Reports that Brussels is concerned about how the UK’s data protection landscape will be redrawn after the Brexit transitional period ends are not new.
Nevertheless, the references in the government’s recently announced National Data Strategy to removing and reducing legal barriers to data access and sharing will only add grist to the mill for the EU when deciding whether to impose restrictions on sending data to the UK from 1 January 2021.
On any objective measure, these restrictions would be hugely damaging for Britain and the businesses that the government says it wants to help innovate, experiment and drive a new area of growth in the UK.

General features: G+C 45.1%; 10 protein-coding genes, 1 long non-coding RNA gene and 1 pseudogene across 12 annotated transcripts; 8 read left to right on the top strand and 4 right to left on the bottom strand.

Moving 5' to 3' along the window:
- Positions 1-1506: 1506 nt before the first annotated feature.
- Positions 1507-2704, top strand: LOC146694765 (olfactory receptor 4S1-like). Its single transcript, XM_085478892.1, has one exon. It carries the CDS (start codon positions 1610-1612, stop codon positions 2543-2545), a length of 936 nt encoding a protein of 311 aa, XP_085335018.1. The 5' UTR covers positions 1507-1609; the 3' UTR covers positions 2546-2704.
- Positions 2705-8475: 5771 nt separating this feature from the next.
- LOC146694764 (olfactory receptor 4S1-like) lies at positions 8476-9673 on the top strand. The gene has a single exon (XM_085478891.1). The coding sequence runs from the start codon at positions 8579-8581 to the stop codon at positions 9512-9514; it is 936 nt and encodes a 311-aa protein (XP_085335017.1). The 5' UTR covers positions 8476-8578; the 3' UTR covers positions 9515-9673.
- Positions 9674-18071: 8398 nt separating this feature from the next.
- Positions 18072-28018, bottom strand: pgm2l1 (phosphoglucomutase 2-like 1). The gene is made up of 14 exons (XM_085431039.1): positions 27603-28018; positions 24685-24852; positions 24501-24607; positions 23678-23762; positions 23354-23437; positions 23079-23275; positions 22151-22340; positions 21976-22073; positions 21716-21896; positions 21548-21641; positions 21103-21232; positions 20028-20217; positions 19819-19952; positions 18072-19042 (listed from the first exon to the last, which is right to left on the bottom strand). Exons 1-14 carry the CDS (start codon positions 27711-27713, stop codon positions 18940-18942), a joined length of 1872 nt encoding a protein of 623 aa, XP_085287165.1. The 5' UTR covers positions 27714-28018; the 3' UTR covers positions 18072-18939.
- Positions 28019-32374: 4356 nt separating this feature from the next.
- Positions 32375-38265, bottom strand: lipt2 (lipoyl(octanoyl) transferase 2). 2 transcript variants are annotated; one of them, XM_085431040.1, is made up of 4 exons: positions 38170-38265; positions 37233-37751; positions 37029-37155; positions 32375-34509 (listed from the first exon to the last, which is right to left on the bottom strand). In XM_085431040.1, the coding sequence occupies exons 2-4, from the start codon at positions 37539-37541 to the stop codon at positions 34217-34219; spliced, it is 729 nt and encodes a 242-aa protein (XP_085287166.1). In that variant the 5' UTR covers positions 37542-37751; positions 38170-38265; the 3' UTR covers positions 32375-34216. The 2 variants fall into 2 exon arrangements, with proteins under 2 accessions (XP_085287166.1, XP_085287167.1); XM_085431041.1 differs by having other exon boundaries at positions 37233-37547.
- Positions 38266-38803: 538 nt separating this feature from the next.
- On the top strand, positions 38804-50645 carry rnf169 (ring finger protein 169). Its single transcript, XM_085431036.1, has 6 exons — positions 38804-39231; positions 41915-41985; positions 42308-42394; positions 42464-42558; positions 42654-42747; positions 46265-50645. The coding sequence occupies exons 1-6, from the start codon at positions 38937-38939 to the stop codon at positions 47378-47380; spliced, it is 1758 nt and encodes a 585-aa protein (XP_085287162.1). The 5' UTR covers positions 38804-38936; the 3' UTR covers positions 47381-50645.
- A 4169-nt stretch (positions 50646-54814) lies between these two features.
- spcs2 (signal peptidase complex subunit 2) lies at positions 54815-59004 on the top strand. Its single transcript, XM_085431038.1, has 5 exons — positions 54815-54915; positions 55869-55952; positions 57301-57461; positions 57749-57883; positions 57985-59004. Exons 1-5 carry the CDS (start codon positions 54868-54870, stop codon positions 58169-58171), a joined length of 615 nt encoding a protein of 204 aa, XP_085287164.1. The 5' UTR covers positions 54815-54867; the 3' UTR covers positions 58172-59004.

The government hasn’t articulated whether, and if so how, it intends to unwind the UK’s primary data protection law, which currently replicates the GDPR.
However, given that its prospects of receiving an adequacy finding from the EU are largely dependent on its commitment to maintaining a GDPR-like framework, by indicating its intention to challenge the status quo the UK is playing high-stakes poker with an opponent that holds many, if not all, of the chips on the table.
The European commission is currently examining whether the UK’s data laws will be in line with the EU’s general data protection regulation (GDPR) and law enforcement directive after 1 January 2021, allowing the movement of data vital to the law enforcement agencies but also the banking, health, entertainment, insurance and tech sectors.